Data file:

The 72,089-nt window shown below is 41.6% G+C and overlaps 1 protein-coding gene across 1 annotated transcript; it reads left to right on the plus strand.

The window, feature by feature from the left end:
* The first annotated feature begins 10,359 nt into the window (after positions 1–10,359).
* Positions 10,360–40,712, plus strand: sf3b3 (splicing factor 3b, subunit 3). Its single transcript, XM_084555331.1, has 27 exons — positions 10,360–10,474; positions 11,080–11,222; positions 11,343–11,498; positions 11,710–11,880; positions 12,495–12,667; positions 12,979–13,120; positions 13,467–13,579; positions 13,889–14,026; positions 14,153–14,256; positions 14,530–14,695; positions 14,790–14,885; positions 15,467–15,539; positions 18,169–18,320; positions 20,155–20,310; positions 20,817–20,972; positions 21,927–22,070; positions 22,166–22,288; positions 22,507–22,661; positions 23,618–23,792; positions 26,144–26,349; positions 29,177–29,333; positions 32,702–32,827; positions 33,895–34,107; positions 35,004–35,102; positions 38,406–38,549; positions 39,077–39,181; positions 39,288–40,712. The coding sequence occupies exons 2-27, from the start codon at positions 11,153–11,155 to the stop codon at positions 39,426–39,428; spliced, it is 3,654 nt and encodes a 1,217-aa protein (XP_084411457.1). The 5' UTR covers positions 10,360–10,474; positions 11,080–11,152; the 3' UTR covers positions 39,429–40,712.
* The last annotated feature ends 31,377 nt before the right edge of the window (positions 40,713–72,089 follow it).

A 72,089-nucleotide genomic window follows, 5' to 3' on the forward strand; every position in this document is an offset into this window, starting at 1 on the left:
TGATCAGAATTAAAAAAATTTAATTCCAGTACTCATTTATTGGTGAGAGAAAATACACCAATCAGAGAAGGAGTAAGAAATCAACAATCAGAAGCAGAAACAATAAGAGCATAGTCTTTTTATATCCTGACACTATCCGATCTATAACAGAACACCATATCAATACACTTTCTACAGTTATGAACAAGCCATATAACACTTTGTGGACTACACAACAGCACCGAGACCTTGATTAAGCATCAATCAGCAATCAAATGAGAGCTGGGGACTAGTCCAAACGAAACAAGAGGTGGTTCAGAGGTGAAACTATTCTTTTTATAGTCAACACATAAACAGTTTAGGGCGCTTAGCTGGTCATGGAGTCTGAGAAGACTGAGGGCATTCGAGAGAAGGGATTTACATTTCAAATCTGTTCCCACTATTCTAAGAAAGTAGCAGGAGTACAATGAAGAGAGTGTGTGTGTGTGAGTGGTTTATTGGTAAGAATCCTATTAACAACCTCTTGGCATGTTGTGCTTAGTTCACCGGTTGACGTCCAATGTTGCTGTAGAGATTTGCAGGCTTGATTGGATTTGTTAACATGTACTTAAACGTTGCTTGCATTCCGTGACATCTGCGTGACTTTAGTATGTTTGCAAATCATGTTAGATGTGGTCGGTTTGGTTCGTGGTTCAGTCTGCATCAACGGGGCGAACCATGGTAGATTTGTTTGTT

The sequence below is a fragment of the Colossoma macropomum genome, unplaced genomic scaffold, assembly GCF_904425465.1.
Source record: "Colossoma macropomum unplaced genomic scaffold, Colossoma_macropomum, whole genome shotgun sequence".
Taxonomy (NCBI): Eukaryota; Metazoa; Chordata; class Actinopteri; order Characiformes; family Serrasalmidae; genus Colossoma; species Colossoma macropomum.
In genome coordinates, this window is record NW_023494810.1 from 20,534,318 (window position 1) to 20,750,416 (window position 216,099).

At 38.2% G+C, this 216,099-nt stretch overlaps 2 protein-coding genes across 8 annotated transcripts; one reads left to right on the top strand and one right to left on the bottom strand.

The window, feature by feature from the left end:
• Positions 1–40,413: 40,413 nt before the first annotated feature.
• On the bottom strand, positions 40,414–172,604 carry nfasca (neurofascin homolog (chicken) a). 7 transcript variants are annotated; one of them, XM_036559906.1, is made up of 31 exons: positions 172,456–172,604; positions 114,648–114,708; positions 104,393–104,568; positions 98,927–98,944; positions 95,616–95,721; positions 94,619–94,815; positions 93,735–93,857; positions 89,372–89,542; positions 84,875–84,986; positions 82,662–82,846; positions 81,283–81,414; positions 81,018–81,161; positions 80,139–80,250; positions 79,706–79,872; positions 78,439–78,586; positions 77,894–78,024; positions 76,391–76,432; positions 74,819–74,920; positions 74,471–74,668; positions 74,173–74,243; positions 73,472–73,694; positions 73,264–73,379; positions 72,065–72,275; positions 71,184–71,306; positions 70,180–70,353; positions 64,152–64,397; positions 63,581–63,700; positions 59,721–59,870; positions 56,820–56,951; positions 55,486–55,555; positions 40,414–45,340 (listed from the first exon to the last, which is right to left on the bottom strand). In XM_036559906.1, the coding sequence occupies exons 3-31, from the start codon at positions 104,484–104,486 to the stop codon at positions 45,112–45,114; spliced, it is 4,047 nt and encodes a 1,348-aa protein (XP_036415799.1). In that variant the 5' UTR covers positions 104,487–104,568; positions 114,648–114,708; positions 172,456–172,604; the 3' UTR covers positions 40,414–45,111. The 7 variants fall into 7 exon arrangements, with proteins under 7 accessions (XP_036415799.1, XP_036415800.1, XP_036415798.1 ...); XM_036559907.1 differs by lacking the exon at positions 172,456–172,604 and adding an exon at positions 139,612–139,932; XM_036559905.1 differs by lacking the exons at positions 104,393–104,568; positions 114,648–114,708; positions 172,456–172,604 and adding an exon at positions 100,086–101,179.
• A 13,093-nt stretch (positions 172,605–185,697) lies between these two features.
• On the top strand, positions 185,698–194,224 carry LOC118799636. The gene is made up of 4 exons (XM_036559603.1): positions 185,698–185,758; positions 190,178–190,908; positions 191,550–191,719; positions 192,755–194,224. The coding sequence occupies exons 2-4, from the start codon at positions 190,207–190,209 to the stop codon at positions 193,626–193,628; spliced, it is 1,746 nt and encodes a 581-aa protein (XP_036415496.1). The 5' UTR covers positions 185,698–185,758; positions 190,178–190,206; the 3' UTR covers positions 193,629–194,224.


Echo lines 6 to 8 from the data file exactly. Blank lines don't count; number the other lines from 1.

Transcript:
A 72,089-nucleotide genomic window follows, 5' to 3' on the forward strand; every position in this document is an offset into this window, starting at 1 on the left:
TGATCAGAATTAAAAAAATTTAATTCCAGTACTCATTTATTGGTGAGAGAAAATACACCAATCAGAGAAGGAGTAAGAAATCAACAATCAGAAGCAGAAACAATAAGAGCATAGTCTTTTTATATCCTGACACTATCCGATCTATAACAGAACACCATATCAATACACTTTCTACAGTTATGAACAAGCCATATAACACTTTGTGGACTACACAACAGCACCGAGACCTTGATTAAGCATCAATCAGCAATCAAATGAGAGCTGGGGACTAGTCCAAACGAAACAAGAGGTGGTTCAGAGGTGAAACTATTCTTTTTATAGTCAACACATAAACAGTTTAGGGCGCTTAGCTGGTCATGGAGTCTGAGAAGACTGAGGGCATTCGAGAGAAGGGATTTACATTTCAAATCTGTTCCCACTATTCTAAGAAAGTAGCAGGAGTACAATGAAGAGAGTGTGTGTGTGTGAGTGGTTTATTGGTAAGAATCCTATTAACAACCTCTTGGCATGTTGTGCTTAGTTCACCGGTTGACGTCCAATGTTGCTGTAGAGATTTGCAGGCTTGATTGGATTTGTTAACATGTACTTAAACGTTGCTTGCATTCCGTGACATCTGCGTGACTTTAGTATGTTTGCAAATCATGTTAGATGTGGTCGGTTTGGTTCGTGGTTCAGTCTGCATCAACGGGGCGAACCATGGTAGATTTGTTTGTT

The sequence below is a fragment of the Colossoma macropomum genome, unplaced genomic scaffold, assembly GCF_904425465.1.